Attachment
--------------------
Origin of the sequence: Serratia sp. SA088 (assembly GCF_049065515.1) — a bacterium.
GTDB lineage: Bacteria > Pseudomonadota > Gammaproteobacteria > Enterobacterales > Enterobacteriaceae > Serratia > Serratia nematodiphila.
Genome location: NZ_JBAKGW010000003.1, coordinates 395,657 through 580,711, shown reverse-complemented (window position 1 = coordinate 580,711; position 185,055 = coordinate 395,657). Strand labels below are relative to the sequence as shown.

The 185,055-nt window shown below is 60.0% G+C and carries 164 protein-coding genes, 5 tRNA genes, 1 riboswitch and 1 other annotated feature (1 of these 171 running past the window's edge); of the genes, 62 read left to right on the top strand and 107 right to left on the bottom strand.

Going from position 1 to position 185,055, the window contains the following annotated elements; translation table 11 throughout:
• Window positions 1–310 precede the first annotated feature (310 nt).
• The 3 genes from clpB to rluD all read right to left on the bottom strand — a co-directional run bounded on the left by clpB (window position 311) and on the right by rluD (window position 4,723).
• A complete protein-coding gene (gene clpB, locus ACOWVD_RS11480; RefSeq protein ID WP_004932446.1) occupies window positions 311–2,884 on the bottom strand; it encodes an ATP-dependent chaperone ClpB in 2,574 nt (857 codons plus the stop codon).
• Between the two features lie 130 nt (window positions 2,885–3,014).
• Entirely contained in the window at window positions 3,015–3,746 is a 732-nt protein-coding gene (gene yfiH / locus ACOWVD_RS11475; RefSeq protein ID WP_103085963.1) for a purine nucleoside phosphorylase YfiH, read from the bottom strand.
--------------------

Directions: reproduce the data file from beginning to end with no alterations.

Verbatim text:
Origin of the sequence: Serratia sp. SA088 (assembly GCF_049065515.1) — a bacterium.
GTDB lineage: Bacteria > Pseudomonadota > Gammaproteobacteria > Enterobacterales > Enterobacteriaceae > Serratia > Serratia nematodiphila.
Genome location: NZ_JBAKGW010000003.1, coordinates 395,657 through 580,711, shown reverse-complemented (window position 1 = coordinate 580,711; position 185,055 = coordinate 395,657). Strand labels below are relative to the sequence as shown.

The 185,055-nt window shown below is 60.0% G+C and carries 164 protein-coding genes, 5 tRNA genes, 1 riboswitch and 1 other annotated feature (1 of these 171 running past the window's edge); of the genes, 62 read left to right on the top strand and 107 right to left on the bottom strand.

Going from position 1 to position 185,055, the window contains the following annotated elements; translation table 11 throughout:
• Window positions 1–310 precede the first annotated feature (310 nt).
• The 3 genes from clpB to rluD all read right to left on the bottom strand — a co-directional run bounded on the left by clpB (window position 311) and on the right by rluD (window position 4,723).
• A complete protein-coding gene (gene clpB, locus ACOWVD_RS11480; RefSeq protein ID WP_004932446.1) occupies window positions 311–2,884 on the bottom strand; it encodes an ATP-dependent chaperone ClpB in 2,574 nt (857 codons plus the stop codon).
• Between the two features lie 130 nt (window positions 2,885–3,014).
• Entirely contained in the window at window positions 3,015–3,746 is a 732-nt protein-coding gene (gene yfiH / locus ACOWVD_RS11475; RefSeq protein ID WP_103085963.1) for a purine nucleoside phosphorylase YfiH, read from the bottom strand.